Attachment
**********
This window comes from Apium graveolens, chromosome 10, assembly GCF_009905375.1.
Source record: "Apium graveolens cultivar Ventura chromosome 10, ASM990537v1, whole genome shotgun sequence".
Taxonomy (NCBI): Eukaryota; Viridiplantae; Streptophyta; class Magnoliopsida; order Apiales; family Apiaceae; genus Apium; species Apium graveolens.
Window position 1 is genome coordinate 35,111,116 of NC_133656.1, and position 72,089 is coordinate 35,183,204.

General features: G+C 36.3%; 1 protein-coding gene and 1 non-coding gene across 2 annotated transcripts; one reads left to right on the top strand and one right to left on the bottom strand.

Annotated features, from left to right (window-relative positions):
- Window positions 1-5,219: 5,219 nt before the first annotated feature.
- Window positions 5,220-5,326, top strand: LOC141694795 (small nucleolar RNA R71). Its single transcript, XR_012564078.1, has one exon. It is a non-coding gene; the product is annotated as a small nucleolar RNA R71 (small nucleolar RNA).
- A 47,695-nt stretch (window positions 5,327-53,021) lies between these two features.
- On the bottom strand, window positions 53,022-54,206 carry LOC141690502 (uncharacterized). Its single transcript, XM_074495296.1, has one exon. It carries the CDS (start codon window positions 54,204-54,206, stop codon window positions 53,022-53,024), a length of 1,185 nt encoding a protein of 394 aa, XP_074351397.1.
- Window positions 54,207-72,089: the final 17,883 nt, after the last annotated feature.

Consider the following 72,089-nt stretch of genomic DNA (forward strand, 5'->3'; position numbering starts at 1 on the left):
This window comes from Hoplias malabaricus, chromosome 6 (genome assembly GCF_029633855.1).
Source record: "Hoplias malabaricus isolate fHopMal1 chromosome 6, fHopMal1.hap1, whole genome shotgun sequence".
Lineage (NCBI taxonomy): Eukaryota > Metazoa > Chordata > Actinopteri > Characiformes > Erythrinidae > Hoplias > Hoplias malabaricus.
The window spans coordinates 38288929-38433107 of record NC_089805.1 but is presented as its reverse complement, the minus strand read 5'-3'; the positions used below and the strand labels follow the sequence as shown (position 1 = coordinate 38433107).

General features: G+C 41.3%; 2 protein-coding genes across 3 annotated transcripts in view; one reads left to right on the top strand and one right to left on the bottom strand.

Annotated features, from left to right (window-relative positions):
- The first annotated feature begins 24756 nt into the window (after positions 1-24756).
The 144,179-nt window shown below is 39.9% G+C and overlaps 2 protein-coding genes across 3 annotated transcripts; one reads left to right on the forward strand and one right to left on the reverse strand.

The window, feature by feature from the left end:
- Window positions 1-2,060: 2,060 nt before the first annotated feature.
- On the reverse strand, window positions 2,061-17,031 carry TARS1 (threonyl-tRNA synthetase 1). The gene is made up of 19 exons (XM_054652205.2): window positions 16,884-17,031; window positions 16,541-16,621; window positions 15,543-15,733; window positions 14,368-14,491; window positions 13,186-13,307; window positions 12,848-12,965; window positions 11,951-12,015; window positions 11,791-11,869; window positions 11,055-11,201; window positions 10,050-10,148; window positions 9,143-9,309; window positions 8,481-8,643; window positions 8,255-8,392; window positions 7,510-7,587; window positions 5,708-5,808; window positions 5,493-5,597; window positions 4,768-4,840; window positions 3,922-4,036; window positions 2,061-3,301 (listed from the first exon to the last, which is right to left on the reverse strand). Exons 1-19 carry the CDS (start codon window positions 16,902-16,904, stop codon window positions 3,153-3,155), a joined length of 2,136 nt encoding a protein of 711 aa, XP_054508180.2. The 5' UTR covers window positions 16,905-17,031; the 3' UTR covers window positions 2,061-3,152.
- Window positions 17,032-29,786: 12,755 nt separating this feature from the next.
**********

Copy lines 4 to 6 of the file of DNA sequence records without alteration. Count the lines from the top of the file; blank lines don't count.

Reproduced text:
Window position 1 is genome coordinate 35,111,116 of NC_133656.1, and position 72,089 is coordinate 35,183,204.

General features: G+C 36.3%; 1 protein-coding gene and 1 non-coding gene across 2 annotated transcripts; one reads left to right on the top strand and one right to left on the bottom strand.

Annotated features, from left to right (window-relative positions):